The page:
What are Intellectual Property Rights?
- Intellectual property rights (IPR) are the rights given to persons over the creations of their minds: inventions, literary and artistic works, and symbols, names and images used in commerce. They usually give the creator an exclusive right over the use of his/her creation for a certain period of time.
- These rights are outlined in Article 27 of the Universal Declaration of Human Rights, which provides for the right to benefit from the protection of moral and material interests resulting from authorship of scientific, literary or artistic productions.
- The importance of intellectual property was first recognized in the Paris Convention for the Protection of Industrial Property (1883) and the Berne Convention for the Protection of Literary and Artistic Works (1886). Both treaties are administered by the World Intellectual Property Organization (WIPO).
Intellectual property rights are customarily divided into two main areas:
(i) Copyright and rights related to copyright:
- The rights of authors of literary and artistic works (such as books and other writings, musical compositions, paintings, sculpture, computer programs and films) are protected by copyright, for a minimum period of 50 years after the death of the author.
(ii) Industrial property: Industrial property can be divided into two main areas:
- Protection of distinctive signs, in particular trademarks and geographical indications.
- Trademarks distinguish the goods or services of one undertaking from those of other undertakings.
- Geographical Indications (GIs) identify a good as originating in a place where a given characteristic of the good is essentially attributable to its geographical origin.
- The protection of such distinctive signs aims to stimulate and ensure fair competition and to protect consumers, by enabling them to make informed choices between various goods and services.
- The protection may last indefinitely, provided the sign in question continues to be distinctive.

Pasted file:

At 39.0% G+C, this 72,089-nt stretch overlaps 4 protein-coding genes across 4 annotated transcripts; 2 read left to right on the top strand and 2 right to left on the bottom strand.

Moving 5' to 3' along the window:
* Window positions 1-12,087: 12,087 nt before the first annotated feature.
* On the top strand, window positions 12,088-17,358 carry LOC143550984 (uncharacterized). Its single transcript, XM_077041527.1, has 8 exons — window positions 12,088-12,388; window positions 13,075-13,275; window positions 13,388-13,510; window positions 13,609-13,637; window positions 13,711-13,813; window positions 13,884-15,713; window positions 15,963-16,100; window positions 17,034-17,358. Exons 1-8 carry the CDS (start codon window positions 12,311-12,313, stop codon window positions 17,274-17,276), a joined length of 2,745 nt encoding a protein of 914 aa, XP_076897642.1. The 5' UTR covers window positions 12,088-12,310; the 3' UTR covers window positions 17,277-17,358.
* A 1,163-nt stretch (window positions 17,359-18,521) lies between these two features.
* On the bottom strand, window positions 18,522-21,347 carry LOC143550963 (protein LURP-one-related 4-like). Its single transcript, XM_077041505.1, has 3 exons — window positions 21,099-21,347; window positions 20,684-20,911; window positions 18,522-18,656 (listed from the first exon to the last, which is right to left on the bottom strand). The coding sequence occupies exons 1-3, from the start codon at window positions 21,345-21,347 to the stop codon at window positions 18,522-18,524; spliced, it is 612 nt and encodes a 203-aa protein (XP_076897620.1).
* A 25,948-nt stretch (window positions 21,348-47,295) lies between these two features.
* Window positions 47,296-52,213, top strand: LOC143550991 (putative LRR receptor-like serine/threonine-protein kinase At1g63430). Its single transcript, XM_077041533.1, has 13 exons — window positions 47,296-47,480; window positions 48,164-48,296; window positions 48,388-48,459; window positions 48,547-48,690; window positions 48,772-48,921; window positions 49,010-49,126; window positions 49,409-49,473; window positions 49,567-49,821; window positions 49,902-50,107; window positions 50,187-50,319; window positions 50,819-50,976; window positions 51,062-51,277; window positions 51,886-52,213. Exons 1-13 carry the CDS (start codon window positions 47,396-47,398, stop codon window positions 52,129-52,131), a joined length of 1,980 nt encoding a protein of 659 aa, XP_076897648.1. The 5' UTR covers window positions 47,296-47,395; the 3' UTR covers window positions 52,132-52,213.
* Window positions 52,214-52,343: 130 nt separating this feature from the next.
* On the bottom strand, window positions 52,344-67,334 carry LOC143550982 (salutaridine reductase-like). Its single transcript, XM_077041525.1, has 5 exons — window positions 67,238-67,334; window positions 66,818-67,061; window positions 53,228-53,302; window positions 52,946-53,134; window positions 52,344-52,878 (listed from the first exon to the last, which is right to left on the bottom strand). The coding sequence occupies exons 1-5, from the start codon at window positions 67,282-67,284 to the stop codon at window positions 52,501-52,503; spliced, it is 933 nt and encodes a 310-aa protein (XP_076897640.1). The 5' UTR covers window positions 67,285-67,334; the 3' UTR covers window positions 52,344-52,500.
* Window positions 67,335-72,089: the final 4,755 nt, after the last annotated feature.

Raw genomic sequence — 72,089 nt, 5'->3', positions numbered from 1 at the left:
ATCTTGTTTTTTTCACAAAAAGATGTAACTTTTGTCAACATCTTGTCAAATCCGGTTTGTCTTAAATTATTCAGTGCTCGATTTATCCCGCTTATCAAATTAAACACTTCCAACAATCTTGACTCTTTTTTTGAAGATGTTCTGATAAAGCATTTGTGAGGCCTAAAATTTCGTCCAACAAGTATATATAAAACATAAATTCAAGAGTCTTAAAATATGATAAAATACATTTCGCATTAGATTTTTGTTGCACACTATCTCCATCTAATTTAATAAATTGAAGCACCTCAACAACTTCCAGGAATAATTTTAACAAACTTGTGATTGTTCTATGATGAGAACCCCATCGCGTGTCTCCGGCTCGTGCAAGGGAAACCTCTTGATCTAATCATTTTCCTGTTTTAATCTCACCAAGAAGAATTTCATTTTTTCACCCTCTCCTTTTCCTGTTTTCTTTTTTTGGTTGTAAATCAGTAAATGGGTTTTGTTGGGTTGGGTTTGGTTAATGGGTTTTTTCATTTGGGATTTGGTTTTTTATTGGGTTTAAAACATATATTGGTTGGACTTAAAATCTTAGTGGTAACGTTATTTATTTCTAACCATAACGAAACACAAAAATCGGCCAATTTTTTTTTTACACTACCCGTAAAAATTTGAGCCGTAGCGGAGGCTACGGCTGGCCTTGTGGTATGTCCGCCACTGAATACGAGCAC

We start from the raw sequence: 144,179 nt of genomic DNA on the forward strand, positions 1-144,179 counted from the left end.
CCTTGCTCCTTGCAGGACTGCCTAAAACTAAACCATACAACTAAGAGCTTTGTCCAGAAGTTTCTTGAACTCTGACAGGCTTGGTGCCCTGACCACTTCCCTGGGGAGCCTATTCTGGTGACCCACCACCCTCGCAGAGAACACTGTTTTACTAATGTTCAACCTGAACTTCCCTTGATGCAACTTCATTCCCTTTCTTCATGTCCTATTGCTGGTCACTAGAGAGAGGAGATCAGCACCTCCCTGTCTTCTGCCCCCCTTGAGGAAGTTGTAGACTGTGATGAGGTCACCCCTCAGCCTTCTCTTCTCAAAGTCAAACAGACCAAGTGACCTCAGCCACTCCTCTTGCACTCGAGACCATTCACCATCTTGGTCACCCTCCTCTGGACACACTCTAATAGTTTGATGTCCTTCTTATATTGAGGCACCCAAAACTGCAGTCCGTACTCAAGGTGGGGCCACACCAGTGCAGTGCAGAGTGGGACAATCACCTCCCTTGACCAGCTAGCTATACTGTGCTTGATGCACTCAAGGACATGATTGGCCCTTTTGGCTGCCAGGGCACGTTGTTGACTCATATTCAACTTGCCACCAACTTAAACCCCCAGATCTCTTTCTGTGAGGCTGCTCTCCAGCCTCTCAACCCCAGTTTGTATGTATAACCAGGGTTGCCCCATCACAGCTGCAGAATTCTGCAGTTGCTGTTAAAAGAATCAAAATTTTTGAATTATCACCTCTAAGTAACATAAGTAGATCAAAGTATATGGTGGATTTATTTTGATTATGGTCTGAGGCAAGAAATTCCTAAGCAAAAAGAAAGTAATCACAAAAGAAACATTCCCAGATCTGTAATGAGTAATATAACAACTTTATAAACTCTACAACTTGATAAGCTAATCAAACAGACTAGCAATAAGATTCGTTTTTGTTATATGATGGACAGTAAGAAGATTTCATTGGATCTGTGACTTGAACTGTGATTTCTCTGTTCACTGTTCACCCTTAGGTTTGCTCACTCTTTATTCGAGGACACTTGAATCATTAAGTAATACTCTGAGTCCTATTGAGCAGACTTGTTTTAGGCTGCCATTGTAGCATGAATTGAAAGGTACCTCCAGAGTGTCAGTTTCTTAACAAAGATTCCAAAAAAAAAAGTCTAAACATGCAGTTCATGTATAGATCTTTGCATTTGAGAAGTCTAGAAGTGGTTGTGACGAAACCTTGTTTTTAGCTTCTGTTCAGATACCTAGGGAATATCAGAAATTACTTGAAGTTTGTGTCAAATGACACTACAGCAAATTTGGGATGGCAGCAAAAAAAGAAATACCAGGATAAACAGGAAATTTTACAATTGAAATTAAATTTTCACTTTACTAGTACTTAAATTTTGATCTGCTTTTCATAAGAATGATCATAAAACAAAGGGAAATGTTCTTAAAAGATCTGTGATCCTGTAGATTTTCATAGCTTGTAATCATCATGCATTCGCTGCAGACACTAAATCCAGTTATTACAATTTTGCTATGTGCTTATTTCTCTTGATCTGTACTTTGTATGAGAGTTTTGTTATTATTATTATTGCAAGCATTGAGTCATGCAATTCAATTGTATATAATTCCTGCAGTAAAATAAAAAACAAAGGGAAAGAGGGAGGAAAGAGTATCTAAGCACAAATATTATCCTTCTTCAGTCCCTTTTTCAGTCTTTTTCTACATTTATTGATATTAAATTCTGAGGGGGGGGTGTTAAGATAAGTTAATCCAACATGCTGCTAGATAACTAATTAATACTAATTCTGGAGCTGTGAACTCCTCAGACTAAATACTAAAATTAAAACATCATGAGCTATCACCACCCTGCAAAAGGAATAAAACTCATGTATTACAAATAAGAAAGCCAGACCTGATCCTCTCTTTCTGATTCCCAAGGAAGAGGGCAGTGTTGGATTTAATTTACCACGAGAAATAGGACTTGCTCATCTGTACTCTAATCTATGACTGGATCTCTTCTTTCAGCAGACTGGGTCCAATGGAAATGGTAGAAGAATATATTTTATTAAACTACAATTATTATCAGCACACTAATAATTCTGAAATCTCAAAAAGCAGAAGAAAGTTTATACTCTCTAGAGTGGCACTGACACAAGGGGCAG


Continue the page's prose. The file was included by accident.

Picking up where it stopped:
- Industrial designs and trade secrets: Other types of industrial property are protected primarily to stimulate innovation, design and the creation of technology. In this category fall inventions (protected by patents), industrial designs and trade secrets.
India and IPR
- India is a member of the World Trade Organisation and committed to the Agreement on Trade Related Aspects of Intellectual Property (TRIPS Agreement).
- India is also a member of World Intellectual Property Organization, a body responsible for the promotion of the protection of intellectual property rights throughout the world.
- India is also a member of the following important WIPO-administered International Treaties and Conventions relating to IPRs.
National IPR Policy
- The National Intellectual Property Rights (IPR) Policy 2016 was adopted in May 2016 as a vision document to guide future development of IPRs in the country.
- It’s clarion call is “Creative India; Innovative India”.
- It encompasses and brings to a single platform all IPRs, taking into account all inter-linkages and thus aims to create and exploit synergies between all forms of intellectual property (IP), concerned statutes and agencies.
- It sets in place an institutional mechanism for implementation, monitoring and review. It aims to incorporate and adapt global best practices to the Indian scenario.